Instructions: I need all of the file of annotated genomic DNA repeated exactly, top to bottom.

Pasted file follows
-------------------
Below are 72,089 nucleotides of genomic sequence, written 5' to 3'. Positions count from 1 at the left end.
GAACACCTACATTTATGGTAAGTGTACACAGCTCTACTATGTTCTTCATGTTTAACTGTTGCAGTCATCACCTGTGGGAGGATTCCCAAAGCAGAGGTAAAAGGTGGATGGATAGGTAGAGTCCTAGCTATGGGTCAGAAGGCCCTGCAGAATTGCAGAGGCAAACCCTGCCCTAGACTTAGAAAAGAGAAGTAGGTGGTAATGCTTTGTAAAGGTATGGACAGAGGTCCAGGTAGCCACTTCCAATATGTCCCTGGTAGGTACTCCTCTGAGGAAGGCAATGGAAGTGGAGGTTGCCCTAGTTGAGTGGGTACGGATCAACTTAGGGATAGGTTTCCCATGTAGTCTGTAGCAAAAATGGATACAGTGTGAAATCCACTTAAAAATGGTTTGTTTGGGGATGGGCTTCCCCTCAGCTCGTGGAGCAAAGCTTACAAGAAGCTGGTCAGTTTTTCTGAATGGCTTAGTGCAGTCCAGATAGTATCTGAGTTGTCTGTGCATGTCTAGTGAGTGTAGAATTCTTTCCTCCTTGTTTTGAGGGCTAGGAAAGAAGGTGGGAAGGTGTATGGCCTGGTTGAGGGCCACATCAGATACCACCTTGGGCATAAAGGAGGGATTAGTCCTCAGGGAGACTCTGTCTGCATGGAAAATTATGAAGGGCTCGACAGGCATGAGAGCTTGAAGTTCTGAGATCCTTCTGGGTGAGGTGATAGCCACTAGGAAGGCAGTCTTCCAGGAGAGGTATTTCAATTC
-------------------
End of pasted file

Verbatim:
Below are 72,089 nucleotides of genomic sequence, written 5' to 3'. Positions count from 1 at the left end.
GAACACCTACATTTATGGTAAGTGTACACAGCTCTACTATGTTCTTCATGTTTAACTGTTGCAGTCATCACCTGTGGGAGGATTCCCAAAGCAGAGGTAAAAGGTGGATGGATAGGTAGAGTCCTAGCTATGGGTCAGAAGGCCCTGCAGAATTGCAGAGGCAAACCCTGCCCTAGACTTAGAAAAGAGAAGTAGGTGGTAATGCTTTGTAAAGGTATGGACAGAGGTCCAGGTAGCCACTTCCAATATGTCCCTGGTAGGTACTCCTCTGAGGAAGGCAATGGAAGTGGAGGTTGCCCTAGTTGAGTGGGTACGGATCAACTTAGGGATAGGTTTCCCATGTAGTCTGTAGCAAAAATGGATACAGTGTGAAATCCACTTAAAAATGGTTTGTTTGGGGATGGGCTTCCCCTCAGCTCGTGGAGCAAAGCTTACAAGAAGCTGGTCAGTTTTTCTGAATGGCTTAGTGCAGTCCAGATAGTATCTGAGTTGTCTGTGCATGTCTAGTGAGTGTAGAATTCTTTCCTCCTTGTTTTGAGGGCTAGGAAAGAAGGTGGGAAGGTGTATGGCCTGGTTGAGGGCCACATCAGATACCACCTTGGGCATAAAGGAGGGATTAGTCCTCAGGGAGACTCTGTCTGCATGGAAAATTATGAAGGGCTCGACAGGCATGAGAGCTTGAAGTTCTGAGATCCTTCTGGGTGAGGTGATAGCCACTAGGAAGGCAGTCTTCCAGGAGAGGTATTTCAATTC